[Begin Demonstration] Whey must be homemade and can be easily made by straining the clear liquid from plain yogurt, kefir, or clabbered raw milk through a dishtowel into a bowl. Powdered whey from the store cannot be used as a substitute as whey is very fragile and its qualities are ruined when it is dried or powdered.
Once separated liquid whey can be stored in a glass jar in the refrigerator for up to six months [End Demonstration].
The cream cheese will last up to one month in the refrigerator and can be used in recipes such as cheese cake or even blended with fruit and a bit of maple syrup for an enzyme-rich, probiotic-rich spread for sourdough bread or properly prepared muffins. [show me stirring in some maple syrup with cream cheese in a bowl]!
Once you‚Äôve got a jar of liquid whey in your refrigerator, the sky is the limit with regard to how far your fermenting creativity can take you.
One dish to try that is sure to please is lacto-fermented salsa.
Salsa is a popular food that is a crowd pleasing condiment when pared with Mexican foods or healthy chips and crackers.
To make, simply mix all ingredients together in a bowl and then place in a quart or half gallon sized wide mouth mason jar [list each ingredient with voice over of actual preparation takes place] . Press down gently with an appropriate instrument so liquid covers the vegetables.
Leave at least 1 inch at the top. Cover tightly and leave at room temperature for 2 days and then refrigerate. Salsa will last a month or two when made in this traditional manner. Another popular fermented food is sauerkraut. You can find a video on how to make this traditional dish on my blog.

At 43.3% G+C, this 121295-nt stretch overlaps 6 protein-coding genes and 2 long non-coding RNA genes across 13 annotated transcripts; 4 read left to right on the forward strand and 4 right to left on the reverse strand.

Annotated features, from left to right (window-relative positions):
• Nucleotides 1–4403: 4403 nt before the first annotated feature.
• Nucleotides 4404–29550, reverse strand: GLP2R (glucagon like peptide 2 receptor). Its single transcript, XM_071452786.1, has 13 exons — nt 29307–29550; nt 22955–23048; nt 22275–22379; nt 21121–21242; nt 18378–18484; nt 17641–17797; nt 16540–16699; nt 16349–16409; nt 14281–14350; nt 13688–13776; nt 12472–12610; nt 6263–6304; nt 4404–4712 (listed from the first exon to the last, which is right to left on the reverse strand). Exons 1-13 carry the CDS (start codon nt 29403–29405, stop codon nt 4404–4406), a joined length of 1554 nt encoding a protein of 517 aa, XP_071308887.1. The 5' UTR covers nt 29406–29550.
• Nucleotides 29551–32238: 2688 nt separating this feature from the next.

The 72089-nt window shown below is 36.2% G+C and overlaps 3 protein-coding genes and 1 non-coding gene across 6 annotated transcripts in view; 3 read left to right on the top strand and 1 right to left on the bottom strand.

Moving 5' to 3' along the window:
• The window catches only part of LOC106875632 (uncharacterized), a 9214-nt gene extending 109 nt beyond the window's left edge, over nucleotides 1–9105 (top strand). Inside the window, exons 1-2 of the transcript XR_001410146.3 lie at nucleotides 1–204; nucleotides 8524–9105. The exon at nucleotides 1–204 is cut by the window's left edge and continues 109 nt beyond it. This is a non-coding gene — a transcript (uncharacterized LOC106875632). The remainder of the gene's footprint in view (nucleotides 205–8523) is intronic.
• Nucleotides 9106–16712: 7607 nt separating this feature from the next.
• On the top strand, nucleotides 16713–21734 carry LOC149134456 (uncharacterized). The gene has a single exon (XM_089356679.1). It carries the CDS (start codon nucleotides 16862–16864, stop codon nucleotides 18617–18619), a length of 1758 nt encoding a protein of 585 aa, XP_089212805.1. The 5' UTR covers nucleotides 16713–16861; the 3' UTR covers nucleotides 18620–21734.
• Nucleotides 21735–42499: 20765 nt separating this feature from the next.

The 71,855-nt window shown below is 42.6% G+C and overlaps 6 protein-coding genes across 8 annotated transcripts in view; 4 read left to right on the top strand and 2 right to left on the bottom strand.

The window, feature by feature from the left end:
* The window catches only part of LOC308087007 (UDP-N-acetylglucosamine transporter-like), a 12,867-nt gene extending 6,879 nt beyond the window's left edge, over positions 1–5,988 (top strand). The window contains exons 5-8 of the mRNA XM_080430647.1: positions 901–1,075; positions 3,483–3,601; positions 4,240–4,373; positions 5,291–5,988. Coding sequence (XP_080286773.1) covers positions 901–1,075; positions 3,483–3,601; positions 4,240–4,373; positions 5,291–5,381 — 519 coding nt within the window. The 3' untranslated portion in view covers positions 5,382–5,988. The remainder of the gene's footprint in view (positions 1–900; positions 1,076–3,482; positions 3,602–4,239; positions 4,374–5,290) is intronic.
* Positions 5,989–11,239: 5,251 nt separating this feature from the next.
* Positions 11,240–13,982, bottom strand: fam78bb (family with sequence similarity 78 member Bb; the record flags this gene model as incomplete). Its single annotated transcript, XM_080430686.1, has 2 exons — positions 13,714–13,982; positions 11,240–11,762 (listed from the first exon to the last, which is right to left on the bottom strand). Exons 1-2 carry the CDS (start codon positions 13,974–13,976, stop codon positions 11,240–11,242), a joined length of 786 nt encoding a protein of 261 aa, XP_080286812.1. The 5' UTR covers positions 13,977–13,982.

Delicious lactic acid-containing beverages can also be fermented in your own kitchen using liquid whey as the starter.
Fermented beverages were considered superior to plain water for quenching thirst by traditional cultures and modern research has demonstrated the wisdom of including them in the diet.
Natural fermented drinks contain large quantities of electrolytes in easily absorbable ionized form, beneficial bacteria, beneficial acids and enzymes that help digestion, and small amounts of sugars, which cut thirst quickly and replenish lost minerals in a hurry.
Lacto-Fermented Ginger Ale
A wonderful first drink to ferment in your home is old fashioned ginger ale.
Mix all ingredients in a 2 quart glass jug [list ingredients with voice over while demonstrating the process]. Stir and over tightly. Leave at room temperature for 2-3 days. Chill and store in the refrigerator. Serve mixed with carbonated water to delight your family as a very healthy alternative to store bought sodas. It is also most refreshing after hot and sunny work outside.
I hope this video inspires you to make some liquid whey and embark on your personal lactofermentation adventure right away.
For even more video recipes on how to lacto-ferment foods and drinks, please check out the free video library on my blog.
Also, be sure to peruse the Weston A. Price Foundation Shopping Guide for where to purchase lacto-fermented foods from small scale producers.
This is Sarah Pope, The Healthy Home Economist and Chapter Leader for the Weston A. Price Foundation wishing you all the very best in the kitchen!
|Last Updated on Wednesday, 19 October 2011 00:29|